Research in Melanoma Medical Oncology

Our top notch team of researchers is investigating agents to stimulate the immune response against cancer, inhibit the production of blood vessels feeding the tumor and block specific pathways that are driving the growth of melanoma cells. We have a number of novel clinical trials available to patients aimed at translation of laboratory principles to the clinic.

In order to activate immune responses, we are studying cancer vaccines and interleukin-2 based regimens designed to activate the body’s T-lymphocytes. We have also developed methods to expand a patient’s tumor reactive lymphocytes in the laboratory to very large numbers and are conducting trials to treat the patients with the reinfusion of these lymphocytes. We are also treating patients with an antibody, anti CTLA-4, that can stimulate the immune system by releasing the natural “braking” system on lymphocytes.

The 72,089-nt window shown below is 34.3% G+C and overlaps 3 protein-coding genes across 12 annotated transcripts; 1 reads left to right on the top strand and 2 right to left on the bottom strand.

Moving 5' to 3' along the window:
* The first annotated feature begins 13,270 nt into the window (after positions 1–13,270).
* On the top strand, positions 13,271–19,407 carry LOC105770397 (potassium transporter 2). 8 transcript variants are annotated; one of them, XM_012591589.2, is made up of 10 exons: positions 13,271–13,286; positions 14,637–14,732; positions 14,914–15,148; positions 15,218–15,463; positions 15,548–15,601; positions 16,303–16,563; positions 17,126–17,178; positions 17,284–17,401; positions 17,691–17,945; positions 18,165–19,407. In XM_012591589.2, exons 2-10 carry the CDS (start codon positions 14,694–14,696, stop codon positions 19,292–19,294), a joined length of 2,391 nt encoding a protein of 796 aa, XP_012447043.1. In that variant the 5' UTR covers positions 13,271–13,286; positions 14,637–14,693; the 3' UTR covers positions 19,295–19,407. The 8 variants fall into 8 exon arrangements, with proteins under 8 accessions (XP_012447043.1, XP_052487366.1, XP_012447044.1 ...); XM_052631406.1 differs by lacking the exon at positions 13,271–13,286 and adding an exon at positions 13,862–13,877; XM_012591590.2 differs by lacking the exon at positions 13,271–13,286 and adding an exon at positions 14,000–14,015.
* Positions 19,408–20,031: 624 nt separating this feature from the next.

To inhibit blood vessel formation, we are targeting molecules that are specifically expressed on tumor vasculature including avb1 and a5b1 integrins. We are utilizing a number of agents to target specific molecular pathways in the tumor, including inhibitors of B-RAF and PDGF receptors.

Our department has also pioneered the use of biochemotherapy regimens for melanoma, and we are now initiating studies of the next generation of biochemotherapy combinations. We take a multidisciplinary approach to the treatment of melanoma patients and have close collaborative relationships with surgeons, dermatologists, radiation oncologists and pathologists in our clinic.

Related Laboratories

Immune-Monitoring Core Laboratory

TIL Laboratory

Related Department and Program